A study of Riverside County residents co-authored by a team of sociologists found that divorced immigrants are more than twice as likely to commit suicide as native-born Americans who are divorced.
The study published in Archives of Suicide Research in March was co-authored by Augustine J. Kposowa, a sociology professor at the University of California at Riverside UCR, Riverside County Sheriff’s Capt. James P. McElvain, who holds a Ph.D. in sociology from UCR, and sociology professor Kevin D. Breault of Middle Tennessee State University.
They also found that the longer immigrants lived in the United States, the less likely they were to kill themselves.
The authors said the findings, based on death records and census reports, indicate that policies aimed at reducing suicide should address depression, anxiety and acculturation-stress problems in immigrant communities, especially among new arrivals.
“It is likely that those new to the country have fewer social-support systems and also possess relatively little knowledge about utilizing options for seeking help in times of crisis, including suicide prevention hotlines and mental health clinics,” they said.
The researchers focused on Riverside County, one of the fastest-growing in the nation. In 2000, nearly one in five residents of the county was born outside the United States. About 15 percent of suicide victims in the county over age 15 were immigrants. The county’s average suicide rate in 2000-2002 was 10.4 per 100,000, slightly above the state average of 9.1 per 100,000, researchers said.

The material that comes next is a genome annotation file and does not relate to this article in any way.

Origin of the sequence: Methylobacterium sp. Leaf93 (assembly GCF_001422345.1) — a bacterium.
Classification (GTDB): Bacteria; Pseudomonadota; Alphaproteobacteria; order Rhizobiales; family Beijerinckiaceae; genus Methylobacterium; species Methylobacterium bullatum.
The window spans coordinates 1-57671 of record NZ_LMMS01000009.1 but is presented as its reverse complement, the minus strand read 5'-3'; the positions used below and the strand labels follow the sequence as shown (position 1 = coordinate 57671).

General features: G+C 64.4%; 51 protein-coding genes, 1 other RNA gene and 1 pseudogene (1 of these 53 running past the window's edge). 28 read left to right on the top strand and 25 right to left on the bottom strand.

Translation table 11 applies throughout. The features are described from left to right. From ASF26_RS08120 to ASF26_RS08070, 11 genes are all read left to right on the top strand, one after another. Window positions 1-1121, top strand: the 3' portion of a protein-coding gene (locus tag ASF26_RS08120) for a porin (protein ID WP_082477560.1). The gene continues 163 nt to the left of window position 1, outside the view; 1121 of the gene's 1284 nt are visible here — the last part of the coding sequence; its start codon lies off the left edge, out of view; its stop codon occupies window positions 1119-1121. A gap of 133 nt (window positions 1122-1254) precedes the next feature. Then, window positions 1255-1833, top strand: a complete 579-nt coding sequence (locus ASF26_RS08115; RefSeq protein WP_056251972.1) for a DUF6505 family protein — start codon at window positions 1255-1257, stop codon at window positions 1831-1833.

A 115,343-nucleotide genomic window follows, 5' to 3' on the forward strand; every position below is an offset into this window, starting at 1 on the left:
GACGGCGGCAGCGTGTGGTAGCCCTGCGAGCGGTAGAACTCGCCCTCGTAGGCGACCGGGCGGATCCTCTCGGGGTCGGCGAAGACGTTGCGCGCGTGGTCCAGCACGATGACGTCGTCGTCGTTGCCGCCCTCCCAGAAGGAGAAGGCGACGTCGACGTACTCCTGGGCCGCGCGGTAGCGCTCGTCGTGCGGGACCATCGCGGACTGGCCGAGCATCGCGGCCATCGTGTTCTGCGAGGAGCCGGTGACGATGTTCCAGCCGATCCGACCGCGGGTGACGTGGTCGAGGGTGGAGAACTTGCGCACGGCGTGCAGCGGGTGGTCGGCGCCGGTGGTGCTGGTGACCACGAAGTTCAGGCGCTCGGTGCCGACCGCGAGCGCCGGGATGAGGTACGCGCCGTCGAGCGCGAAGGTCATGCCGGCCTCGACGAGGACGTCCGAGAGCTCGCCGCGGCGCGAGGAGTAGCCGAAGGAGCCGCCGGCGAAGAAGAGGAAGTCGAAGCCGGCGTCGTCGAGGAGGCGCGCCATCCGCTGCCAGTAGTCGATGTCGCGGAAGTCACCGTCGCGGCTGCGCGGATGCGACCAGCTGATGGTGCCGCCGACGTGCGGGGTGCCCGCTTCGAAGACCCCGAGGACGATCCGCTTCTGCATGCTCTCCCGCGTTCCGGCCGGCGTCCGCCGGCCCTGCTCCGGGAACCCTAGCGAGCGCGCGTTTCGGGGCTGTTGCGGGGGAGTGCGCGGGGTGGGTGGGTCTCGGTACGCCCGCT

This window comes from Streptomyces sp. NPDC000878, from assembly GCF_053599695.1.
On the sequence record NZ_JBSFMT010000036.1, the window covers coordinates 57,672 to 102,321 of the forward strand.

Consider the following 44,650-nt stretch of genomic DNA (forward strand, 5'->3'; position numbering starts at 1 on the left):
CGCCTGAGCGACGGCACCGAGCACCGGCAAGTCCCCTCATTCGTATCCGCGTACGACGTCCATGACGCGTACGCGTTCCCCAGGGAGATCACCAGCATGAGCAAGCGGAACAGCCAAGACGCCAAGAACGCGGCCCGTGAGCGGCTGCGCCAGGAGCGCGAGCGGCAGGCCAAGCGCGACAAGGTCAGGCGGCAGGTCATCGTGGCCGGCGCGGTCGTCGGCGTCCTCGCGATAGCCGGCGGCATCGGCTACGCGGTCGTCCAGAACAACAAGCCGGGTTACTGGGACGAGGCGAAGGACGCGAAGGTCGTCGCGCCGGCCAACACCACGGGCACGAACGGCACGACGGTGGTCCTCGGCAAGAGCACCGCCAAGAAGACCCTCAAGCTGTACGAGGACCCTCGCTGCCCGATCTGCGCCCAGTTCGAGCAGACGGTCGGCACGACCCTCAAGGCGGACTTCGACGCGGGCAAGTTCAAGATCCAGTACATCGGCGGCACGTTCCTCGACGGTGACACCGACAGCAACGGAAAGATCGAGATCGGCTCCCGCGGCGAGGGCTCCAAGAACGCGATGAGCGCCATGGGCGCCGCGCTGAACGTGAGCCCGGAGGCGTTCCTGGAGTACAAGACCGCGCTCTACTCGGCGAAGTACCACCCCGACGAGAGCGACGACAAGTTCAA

Immigrants who had lived in the United States for 10 to 19 years were more than three times as likely to commit suicide as were those who had lived in the country for 20 years or more, the sociologists said.
“The main finding of this research was that social integration offers important immunity from suicide among immigrants,” the researchers wrote. “. . . Social integration is critical with regard to the ability to obtain the skills and networks needed for gainful employment and the fulfillment of economic desires.”
Failure to achieve financial success “may elevate suicide risk for the immigrant who cannot embrace the shame of returning home,” the researchers said.
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